On the Clock: RB Donald Brown

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No player rushed for more yards last season than University of Connecticut running back Donald Brown.

The 5-foot-10, 210-pound junior racked up 2,083 yards and scored 18 touchdowns on his way to being named Big East Offensive Player of the Year.

Brown surpassed the 100-mark in 10 of his 12 games and saved his best performance for the last game of the season. In the International Bowl against Buffalo University, Brown tallied 29 carries for 261 yards in the Huskies 38-20 victory.

Brown is being considered as one of the top running backs to be selected in the upcoming NFL Draft and in all likelihood, could end up as a late first, early second-round pick.

He cemented that status at the NFL Scouting Combine, running a 4.51, 40-yard dash, better than his junior counterparts Knowshon Moreno of Georgia and Chris "Beanie" Wells of Ohio State.

For Brown, the chance to strut his stuff in front of the NFL's talent evaluators at the combine was an important step in becoming a valuable contributor at the next level.

"It's been a memorable one," said Brown of his experience at the combine. "You only get this chance once. It's an opportunity that comes around once in a lifetime, so you have to make the most of it. You take it one day at a time, but it's been exciting."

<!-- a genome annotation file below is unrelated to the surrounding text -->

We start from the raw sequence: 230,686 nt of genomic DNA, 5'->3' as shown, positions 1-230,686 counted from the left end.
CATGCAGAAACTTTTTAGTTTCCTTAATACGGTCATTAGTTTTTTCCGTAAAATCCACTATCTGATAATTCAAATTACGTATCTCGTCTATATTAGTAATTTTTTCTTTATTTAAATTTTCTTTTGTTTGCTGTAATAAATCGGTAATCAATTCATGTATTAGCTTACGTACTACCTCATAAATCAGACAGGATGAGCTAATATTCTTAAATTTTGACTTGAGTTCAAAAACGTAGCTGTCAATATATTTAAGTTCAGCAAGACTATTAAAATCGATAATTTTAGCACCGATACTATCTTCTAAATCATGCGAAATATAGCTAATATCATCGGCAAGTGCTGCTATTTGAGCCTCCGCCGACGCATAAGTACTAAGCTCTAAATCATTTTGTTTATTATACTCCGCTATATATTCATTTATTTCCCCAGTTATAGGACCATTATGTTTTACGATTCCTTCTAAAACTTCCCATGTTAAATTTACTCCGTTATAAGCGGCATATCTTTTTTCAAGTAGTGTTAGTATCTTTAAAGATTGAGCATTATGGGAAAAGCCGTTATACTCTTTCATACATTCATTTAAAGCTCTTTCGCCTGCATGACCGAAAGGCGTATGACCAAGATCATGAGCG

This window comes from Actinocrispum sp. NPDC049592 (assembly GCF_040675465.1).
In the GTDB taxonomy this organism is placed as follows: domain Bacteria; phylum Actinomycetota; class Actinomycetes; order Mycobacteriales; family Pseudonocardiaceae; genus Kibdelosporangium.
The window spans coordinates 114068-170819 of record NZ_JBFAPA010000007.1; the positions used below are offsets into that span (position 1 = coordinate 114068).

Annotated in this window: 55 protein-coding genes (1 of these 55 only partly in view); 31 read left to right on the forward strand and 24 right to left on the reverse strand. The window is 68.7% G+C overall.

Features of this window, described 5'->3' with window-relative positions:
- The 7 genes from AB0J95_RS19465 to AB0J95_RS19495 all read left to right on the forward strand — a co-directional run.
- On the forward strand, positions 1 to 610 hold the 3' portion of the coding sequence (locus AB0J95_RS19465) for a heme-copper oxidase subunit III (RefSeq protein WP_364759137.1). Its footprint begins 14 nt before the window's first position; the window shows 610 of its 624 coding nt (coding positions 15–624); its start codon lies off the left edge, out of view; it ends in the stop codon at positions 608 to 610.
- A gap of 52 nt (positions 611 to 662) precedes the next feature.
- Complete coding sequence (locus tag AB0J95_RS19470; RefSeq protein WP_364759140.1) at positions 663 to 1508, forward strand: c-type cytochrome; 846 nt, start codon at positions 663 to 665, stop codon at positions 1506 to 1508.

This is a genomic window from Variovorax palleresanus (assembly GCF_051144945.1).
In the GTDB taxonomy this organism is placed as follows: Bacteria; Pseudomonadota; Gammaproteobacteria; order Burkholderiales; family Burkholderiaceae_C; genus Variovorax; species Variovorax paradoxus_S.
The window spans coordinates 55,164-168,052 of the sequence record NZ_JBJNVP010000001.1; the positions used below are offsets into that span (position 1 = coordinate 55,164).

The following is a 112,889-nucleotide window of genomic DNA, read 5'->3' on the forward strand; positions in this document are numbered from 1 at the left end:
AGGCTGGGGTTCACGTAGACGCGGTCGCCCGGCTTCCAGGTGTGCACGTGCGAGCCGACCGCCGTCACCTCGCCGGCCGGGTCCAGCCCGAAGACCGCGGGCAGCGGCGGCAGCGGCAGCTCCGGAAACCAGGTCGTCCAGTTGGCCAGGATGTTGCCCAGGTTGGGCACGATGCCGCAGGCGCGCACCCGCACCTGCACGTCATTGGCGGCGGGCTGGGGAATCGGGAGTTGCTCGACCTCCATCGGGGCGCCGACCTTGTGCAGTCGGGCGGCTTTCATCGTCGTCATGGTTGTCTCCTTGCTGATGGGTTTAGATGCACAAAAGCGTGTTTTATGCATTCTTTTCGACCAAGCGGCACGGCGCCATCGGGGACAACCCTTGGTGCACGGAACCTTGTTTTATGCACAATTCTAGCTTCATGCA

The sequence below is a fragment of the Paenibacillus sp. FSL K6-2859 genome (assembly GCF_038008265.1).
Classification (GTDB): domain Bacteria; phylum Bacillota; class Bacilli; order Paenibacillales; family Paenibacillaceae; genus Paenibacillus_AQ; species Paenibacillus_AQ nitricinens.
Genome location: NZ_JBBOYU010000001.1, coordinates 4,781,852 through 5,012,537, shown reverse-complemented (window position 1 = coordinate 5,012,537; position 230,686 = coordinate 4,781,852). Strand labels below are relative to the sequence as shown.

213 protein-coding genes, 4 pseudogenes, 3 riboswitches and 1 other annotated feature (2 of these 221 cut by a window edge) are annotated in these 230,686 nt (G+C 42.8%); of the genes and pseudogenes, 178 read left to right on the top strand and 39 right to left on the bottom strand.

Not only did Brown run the fifth-best 40-yard dash time of the running backs on hand, he also showcased his 41 and-a-half inch vertical jump, which was the best result by any running back.

"I feel that's one of my assets," replied Brown to a question pertaining to his versatility. "I'm not really playing it up. The film speaks for itself."

Out of all of the tools he used to be a successful running back, Brown said he had one clear-cut attribute which he claimed was his strongest.

"My instincts – I'd say I'm a very instinctual runner, and that's my strength right now."

Prior to his breakout junior season, Brown only totaled 1,717 yards in first two seasons platooning in the Huskies backfield. But with those experiences under his belt, Brown felt the experience served him well.

"When you look at the NFL nowadays, and every major college football team, they have two or three running backs. That's important, especially when you have two running backs who complement each other well. You have to work that much harder to get that spot."

There's no doubt, once he hears his name on draft day, Brown will use his complete skill-set to become a focal point of the rushing attack for whichever team selects him.

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